Best foot forward.


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(Image courtesy of Pinterest.)

(L to R: A single Indian Silver anklet from Rajasthan ca. 1st half of the 1900s; image courtesy of Pinterest. A pair of silver anklets India from Gujarat 19th-20th century; image courtesy of Christie’s.)

Anklets, nupur and payal are some of the names that the ankle bracelet goes by; girls and women alike, of Indian origin, have been wearing these since time immemorial. It has more to do with tradition than trend so what passes as a mere fashion statement in the West is rooted in history and inheritance on Indian soil. Whether she belongs to a tribe in a village tucked far away or a bustling metropolitan city, anklets are adornments but also a part of her daily life, sometimes never taken off.

(Tribal women wearing different kinds of anklets; images courtesy of Getty Images.)

The belief is that anklets, like most Indian jewellery, have a significant role to play wherein affecting the human body is concerned. The reproductive organs, in particular, have the most to gain from the wearing of anklets by women. It is also believed that a person’s energy is contained and controlled by wearing such anklets, especially in silver.

(Images courtesy of Getty Images and Pinterest.)

Anklets are an essential part of a bride’s jewellery set and a dancer’s alike; in the dancer’s case it’s a delightful set of bells made of metal strung together that are tied to the dancer’s feet and these produce a variety of musical sounds. This musical anklet is known as a ghungroo and is the focus of dances that rely on the sort of choreography that consists of a lot of footwork.

(Indian dancers wear ghungroo on their ankles; images courtesy of Getty Images.)

Having said all of that, it is seen as a fashion accessory but never just that alone.


From the tips of the toes.


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Bridal Feet with toe rings

(Image courtesy of Getty Images)

Toe rings are of great significance as per Indian customs, especially in the case of married women. Silver rings are worn by wedded women in the second toe of their feet, sometimes in pairs, so that’s a ring for the second toe on each foot. This is an indication of the woman’s marital status.

Smita S Chatterjee

(Toe rings on a Marwadi woman’s feet; image courtesy of Smita Chatterjee; Flickr.)

Bichiya or Bichwa in Hindi, Jodvi in Marathi,  Metti in Tamil, Mettelu in Telugu. And Minji in Malayalam.

Silver is the metal of choice because the belief is that gold is associated with the Gods, Goddess Lakshmi in particular and to wear this precious metal on a body part below the waist is considered an offence to the deities, hence, toe rings are made of silver. Apart from the religious belief is the apparent scientific reason that says the second toe has connections that run through the uterus which is why it is believed to play a role in the conception of a child and the menstrual cycle. Not to be forgotten is the fact that silver is a good conductor, hence, the belief is that it absorbs energy from the earth and passes this through the body which rejuvenates the entire system.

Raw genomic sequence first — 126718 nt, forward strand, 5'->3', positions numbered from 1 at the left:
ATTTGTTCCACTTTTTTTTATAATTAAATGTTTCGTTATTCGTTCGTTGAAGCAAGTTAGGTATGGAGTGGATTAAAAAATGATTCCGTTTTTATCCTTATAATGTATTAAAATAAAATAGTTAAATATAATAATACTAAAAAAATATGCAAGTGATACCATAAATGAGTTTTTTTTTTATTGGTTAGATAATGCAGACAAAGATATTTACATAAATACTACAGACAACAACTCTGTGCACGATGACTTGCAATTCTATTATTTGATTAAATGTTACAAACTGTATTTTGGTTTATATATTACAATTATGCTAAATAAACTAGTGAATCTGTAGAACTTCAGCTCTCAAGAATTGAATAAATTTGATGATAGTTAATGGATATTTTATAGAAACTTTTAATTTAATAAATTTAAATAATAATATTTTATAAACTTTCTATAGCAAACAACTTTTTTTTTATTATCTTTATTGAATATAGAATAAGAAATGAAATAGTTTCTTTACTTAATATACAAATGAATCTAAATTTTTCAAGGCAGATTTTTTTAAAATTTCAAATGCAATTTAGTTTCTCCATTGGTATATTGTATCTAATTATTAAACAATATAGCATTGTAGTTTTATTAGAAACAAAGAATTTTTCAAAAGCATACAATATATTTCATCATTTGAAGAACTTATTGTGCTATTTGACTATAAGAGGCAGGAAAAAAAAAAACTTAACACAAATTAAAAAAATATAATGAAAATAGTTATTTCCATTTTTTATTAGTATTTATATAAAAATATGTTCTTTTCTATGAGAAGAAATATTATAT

(Groom putting on the bridal toe ring during the wedding ceremony; image courtesy of

Wearing toe rings is a trend today and not necessarily restricted to married women. You’ll find them in gold as well, studded with diamonds and other precious gems so it is safe to say times are changing.

Having said that, old school traditions do hold strong and toe rings figure in an Indian married woman’s jewellery box of must-haves.

Big Fat Indian Weddings!


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(Photograph courtesy of Narayan Jewellers.)

Yes, a wedding is about two souls being joined in holy matrimony but, it is also about a joyous occasion that some girls have been planning for years and years; before there was even a hint of a significant other.

The outfit, the hairstyle, the shoes, and the icing on the cake; the jewellery!


(Photograph courtesy of Narayan Jewellers.)

Indian weddings are long-drawn-out affairs that last for a few days with guests coming in for the whole production full of celebration, song, dance and wardrobe changes. Wardrobe changes require complementary accessories and every bride worth her salt will tell you so.

IMG_2734 Winter look

(Photograph courtesy of Narayan Jewellers.)

However, for everything a reason and there are delicious details that accompany every piece of jewellery that adorns the bride, little bits of tradition that are at the very root of each significant piece. We’ll talk about it all one at a time in the posts to come.

Stay tuned!

Gold for the win.


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(Burial mask of Egyptian Pharaoh Tutankhamun; images courtesy of Huffpost and Deposit Photos.)